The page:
University of Zurich, Switzerland

Exchange was a last minute decision for me. I put my initial application in without much thought and it has turned out to be one of the best decisions I have made so far. I wanted to be in a city where I knew no-one and knew nothing about it and in Zurich I got just that.  Arriving in a city where these are the circumstances is overwhelming and there were many “what the hell am I doing here?” moments, but surely enough you meet people and things fall into place. I have only been here for two weeks but it feels like 2 months because I have already met so many interesting people and been to so many new places.

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The University goes out of its way to provide start of semester parties, information sessions and get togethers which are a good way to get to know people – but its also important, I have found, to branch out of these exchange events and meet people in different environments – go to concerts, go to the UN and Amnesty International meetings – whatever your interests are, there will be something in your new city which caters to this and naturally people with the same interests will be there. I guess it’s shortcut to meeting the right kind of people. Zurich, and Swiss people in general, at first impression can seem pretty straight and hard to crack but after two weeks of being here, and making a concerted effort, I’ve found really interesting people, places and things to do here from hiking, to mushroom and pumpkin picking, to underground concerts, to pop up markets and film festivals and much more.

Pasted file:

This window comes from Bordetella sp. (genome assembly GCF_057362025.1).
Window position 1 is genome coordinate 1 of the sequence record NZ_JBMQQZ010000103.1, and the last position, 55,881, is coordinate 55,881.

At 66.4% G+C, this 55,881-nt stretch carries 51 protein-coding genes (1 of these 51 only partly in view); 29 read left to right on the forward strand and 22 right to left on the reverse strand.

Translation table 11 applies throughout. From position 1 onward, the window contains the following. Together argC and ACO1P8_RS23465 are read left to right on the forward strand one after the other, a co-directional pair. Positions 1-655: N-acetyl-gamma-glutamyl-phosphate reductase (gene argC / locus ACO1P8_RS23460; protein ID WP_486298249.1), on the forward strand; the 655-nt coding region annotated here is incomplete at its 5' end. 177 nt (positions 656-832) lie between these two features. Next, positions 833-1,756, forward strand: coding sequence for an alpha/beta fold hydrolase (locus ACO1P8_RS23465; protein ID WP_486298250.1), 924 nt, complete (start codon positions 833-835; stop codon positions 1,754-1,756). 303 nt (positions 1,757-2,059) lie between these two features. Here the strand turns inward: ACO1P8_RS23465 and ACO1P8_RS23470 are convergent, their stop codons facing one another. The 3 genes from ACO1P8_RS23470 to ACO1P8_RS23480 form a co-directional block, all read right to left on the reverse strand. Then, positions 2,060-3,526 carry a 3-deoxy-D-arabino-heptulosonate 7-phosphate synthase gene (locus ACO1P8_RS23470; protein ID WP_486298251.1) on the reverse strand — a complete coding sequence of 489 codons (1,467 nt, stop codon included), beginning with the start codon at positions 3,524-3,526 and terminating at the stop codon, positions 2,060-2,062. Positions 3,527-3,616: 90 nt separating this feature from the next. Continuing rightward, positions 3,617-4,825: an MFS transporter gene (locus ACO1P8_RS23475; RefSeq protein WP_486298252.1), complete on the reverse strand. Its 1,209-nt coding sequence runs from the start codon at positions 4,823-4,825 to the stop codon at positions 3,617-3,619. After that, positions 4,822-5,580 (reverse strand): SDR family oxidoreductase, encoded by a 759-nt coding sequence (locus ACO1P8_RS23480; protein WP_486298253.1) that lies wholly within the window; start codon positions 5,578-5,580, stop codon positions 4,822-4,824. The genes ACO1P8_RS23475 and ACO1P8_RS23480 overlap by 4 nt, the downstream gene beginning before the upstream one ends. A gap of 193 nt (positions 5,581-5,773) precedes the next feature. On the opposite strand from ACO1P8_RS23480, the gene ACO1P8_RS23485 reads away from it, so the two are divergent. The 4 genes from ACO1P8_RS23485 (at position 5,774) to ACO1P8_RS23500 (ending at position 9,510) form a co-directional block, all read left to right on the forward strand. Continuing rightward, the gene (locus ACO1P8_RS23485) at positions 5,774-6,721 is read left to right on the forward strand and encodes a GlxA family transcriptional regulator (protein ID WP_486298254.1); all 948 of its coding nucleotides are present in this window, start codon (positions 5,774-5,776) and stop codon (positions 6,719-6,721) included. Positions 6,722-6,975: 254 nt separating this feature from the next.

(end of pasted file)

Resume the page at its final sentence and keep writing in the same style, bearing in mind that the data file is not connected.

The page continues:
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The best thing about Zurich is that you can feel how international the city really is. The majority of my friends here are not Swiss but are Italian, French or German (and also some Australians of course). My lecturers are the best in their field – often coming from Germany just for our classes. Weekend trips to another country are so easy to organise and pretty cheap– I have already planned to do a weekend in Berlin and another in Munich, which, in Australia, is simply never a possibility. I have been pushed, socially and intellectually, so far out of my comfort zone over here, which I have found terrifying and exhilarating. Two weeks in and I have already learnt so much about this country, other nationalities and cultures and also about how adaptable you really are. Throw yourself into something and you change, you adapt and you thrive. If you’re thinking about doing exchange – DO IT.

Isabelle Doyle

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